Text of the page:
Samsung is seeking a taxpayer-subsidized incentives package worth more than $1 billion to choose Austin for its next big facility – a 7-million-square-foot next-generation chip fabrication plant that would be valued at more than $17 billion and create 1,800 jobs, according to documents filed with the state.
The documents made public by the Texas comptroller’s office Thursday show that Samsung is seeking tax abatements from Travis County, the city of Austin and the Manor school district. Samsung is also seeking an incentive deal from the state’s Texas Enterprise Fund, according to the documents.
The company wants a 100% tax abatement over 20 years from Travis County, which would be worth $718.3 million. Travis County spokesman Hector Nieto said the county has not received a formal application from Samsung. He declined to comment further.
The tech giant also is seeking 50% tax abatements from the city of Austin that would be worth $87.2 million over five years, according to the documents.
The company said in a statement that Austin is one of a number of locations under consideration and no decision has been made.
“Based on various factors, we are reviewing the possibility of expanding our semiconductor manufacturing facilities. A number of global locations, including multiple candidates within the U.S., are under consideration. However, no decision has been made at this time,” the company said.
In addition, Samsung is seeking a Chapter 313 incentive agreement with the Manor school district. That refers to Chapter 313 of the Texas Tax Code, which allows school districts to grant property tax breaks for economic development projects. The state is then required to repay the school district for the amount of property tax it gives up in the agreement. The proposed agreement calls for saving Samsung $252.9 million in taxes to the school district.
Samsung projects that the proposed new facility would have an initial average annual wage of $66,254 for its employees. The facility could have a local economic impact of $8.6 billion over its first 20 years of operation, according to the documents filed with the state.
Angelos Angelou, CEO of Austin-based Angelou Economics, said the planned chip plant would be a huge boon to the region. But he also said the requested tax breaks –particularly the 100% abatement from Travis County – are likely opening salvos in planned negotiations.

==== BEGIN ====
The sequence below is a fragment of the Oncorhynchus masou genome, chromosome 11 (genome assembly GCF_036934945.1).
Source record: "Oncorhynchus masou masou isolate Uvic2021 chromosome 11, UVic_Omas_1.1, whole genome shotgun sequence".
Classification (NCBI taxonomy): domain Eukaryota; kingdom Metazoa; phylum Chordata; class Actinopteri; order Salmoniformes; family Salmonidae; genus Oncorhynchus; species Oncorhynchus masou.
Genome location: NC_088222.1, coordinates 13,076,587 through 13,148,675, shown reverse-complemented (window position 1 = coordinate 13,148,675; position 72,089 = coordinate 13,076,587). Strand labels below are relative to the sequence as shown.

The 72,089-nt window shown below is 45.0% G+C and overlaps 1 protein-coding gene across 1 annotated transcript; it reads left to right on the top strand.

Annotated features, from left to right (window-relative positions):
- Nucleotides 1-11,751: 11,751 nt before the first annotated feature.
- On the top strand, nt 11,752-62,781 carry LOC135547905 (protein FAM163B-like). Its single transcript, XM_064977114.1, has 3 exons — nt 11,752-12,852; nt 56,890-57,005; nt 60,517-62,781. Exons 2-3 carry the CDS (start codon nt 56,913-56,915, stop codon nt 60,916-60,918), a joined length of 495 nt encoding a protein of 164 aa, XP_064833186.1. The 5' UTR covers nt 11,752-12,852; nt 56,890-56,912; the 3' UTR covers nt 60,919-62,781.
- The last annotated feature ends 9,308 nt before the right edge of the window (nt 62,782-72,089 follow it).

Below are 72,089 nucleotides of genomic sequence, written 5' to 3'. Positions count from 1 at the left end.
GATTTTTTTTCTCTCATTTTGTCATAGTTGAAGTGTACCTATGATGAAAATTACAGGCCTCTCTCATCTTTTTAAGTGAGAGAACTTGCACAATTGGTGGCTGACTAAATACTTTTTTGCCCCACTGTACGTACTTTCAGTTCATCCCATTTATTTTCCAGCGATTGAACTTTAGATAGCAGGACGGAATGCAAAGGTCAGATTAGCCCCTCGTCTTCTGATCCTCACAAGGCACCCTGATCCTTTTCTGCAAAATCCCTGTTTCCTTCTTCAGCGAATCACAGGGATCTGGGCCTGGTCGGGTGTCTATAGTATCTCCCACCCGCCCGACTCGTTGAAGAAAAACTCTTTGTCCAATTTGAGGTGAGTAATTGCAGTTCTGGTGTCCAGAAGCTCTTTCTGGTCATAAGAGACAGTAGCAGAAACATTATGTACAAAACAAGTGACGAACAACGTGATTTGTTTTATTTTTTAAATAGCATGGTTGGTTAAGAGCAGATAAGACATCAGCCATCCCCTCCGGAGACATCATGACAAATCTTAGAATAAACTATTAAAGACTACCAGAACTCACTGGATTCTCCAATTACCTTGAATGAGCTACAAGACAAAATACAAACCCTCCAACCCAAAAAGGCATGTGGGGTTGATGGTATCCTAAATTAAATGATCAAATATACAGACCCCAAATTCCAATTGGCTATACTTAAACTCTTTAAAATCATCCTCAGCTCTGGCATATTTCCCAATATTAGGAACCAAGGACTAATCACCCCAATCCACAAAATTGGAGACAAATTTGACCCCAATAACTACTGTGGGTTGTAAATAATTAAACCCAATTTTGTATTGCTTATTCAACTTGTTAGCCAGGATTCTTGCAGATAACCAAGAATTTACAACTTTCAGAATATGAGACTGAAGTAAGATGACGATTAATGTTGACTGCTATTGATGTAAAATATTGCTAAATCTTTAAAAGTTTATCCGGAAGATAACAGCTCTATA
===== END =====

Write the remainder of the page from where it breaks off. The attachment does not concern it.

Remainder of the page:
“I don’t think there is a precedent for a 100% tax abatement anywhere in the country,” Angelou said. “I do think if they came down to maybe 15 years, or maybe 20, at 70% to 80% (abatement), there could be a deal had.”
Austin is already home to Samsung’s largest operation outside of its South Korea headquarters. Landing the new facility would add to a recent string of stunning economic development wins for Austin, which in the past six months has seen Tesla start work on a $1 billion assembly facility locally and tech giant Oracle formally move its corporate headquarters to Central Texas.
The Manor school district previously approved two Chapter 313 agreements with Samsung for its existing facility here. Those agreements – one created in 2005 and the other 2012 – are ongoing and are providing the tech giant with an estimated $200 million in tax breaks over a 17-year period that ends in 2023
If Samsung chooses Austin for the new chip plant, work would start on it as early as the second quarter of this year, with a planned completion date by the end of 2023, according to the documents filed with the state.
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Amber Gunst, CEO of the Austin Technology Council, said Samsung considering Austin for this significant expansion is a good thing for the region’s economy.
“As there are other highly competitive markets seeking to win this expansion deal, it is imperative that our state and local governments work together to ensure Austin comes out on top,” Gunst said. “Not only does this provide 1,800 jobs that will be available to Central Texans of all education and skill levels, this expansion creates an even stronger relationship between Samsung and Austin, a relationship we value immensely.”
Samsung is also considering incentives offers from New York, Arizona and another site in Texas, according to the documents filed with the state.